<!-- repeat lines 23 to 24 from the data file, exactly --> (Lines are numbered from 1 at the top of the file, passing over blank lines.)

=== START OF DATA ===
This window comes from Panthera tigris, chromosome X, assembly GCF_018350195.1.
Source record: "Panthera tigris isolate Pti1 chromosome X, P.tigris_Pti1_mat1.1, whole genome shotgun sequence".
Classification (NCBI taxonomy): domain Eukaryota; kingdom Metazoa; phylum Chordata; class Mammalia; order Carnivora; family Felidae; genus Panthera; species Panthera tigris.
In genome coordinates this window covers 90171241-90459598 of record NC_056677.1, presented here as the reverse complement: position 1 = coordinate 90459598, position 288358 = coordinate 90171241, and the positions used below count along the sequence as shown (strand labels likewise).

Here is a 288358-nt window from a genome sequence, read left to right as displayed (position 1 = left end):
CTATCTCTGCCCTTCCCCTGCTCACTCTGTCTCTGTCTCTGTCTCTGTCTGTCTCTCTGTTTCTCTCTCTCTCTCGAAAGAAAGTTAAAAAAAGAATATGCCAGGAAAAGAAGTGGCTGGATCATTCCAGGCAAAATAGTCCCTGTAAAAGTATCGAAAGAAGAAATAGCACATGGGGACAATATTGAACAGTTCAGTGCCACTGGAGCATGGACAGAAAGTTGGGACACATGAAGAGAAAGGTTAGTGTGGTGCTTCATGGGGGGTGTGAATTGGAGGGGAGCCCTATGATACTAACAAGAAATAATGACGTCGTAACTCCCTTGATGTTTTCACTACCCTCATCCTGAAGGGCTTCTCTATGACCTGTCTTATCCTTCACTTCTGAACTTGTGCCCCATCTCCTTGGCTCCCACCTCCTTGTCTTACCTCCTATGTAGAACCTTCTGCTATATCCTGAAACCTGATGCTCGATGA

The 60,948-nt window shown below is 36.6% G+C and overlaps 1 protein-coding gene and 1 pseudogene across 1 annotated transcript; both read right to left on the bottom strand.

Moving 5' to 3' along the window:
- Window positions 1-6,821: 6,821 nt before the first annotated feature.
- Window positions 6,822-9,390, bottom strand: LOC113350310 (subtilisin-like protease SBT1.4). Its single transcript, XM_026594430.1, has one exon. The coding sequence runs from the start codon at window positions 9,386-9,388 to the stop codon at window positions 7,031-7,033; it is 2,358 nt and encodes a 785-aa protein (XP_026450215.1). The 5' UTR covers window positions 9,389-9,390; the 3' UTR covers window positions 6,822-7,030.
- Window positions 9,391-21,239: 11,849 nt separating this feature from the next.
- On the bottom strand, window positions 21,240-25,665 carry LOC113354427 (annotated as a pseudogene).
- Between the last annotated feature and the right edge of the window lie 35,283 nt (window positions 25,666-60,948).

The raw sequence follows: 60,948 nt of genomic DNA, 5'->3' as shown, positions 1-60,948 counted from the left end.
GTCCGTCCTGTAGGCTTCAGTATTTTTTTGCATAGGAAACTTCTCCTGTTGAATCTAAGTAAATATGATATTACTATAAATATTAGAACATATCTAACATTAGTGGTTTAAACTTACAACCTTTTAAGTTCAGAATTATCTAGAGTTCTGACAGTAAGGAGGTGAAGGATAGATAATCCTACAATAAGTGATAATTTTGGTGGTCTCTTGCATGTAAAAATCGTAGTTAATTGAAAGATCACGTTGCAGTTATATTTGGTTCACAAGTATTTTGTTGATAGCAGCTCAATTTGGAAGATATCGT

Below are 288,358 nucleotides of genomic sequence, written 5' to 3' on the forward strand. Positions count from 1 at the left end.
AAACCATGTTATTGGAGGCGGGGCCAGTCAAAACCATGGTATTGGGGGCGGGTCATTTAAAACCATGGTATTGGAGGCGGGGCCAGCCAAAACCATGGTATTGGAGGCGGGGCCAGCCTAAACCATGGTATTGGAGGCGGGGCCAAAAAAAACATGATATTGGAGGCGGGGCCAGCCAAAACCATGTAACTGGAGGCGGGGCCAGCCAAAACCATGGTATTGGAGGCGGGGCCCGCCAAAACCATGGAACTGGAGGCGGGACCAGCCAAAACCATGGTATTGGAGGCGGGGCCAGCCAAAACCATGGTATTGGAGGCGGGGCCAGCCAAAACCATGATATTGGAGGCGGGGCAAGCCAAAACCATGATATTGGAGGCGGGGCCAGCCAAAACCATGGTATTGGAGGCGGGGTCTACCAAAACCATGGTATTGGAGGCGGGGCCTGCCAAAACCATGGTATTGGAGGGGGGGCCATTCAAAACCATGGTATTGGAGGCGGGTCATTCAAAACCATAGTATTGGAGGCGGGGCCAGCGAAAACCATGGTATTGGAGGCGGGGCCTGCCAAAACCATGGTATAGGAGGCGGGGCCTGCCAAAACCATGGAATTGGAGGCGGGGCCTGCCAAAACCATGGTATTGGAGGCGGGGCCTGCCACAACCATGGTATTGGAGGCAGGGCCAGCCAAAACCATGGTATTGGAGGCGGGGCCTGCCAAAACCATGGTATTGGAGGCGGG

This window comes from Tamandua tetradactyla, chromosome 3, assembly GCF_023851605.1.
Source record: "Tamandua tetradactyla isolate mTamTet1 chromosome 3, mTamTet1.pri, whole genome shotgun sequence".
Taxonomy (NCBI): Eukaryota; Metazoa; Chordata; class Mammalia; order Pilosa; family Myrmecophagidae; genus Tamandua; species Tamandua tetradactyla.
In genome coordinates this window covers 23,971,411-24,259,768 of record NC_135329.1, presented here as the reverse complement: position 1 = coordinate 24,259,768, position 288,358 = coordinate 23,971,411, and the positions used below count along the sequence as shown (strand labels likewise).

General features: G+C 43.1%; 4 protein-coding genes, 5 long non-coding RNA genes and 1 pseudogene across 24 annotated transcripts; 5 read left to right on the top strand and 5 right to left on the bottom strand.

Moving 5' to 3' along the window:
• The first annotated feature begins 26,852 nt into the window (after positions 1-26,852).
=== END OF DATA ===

Moving 5' to 3' along the window:
• The first annotated feature begins 26,852 nt into the window (after positions 1-26,852).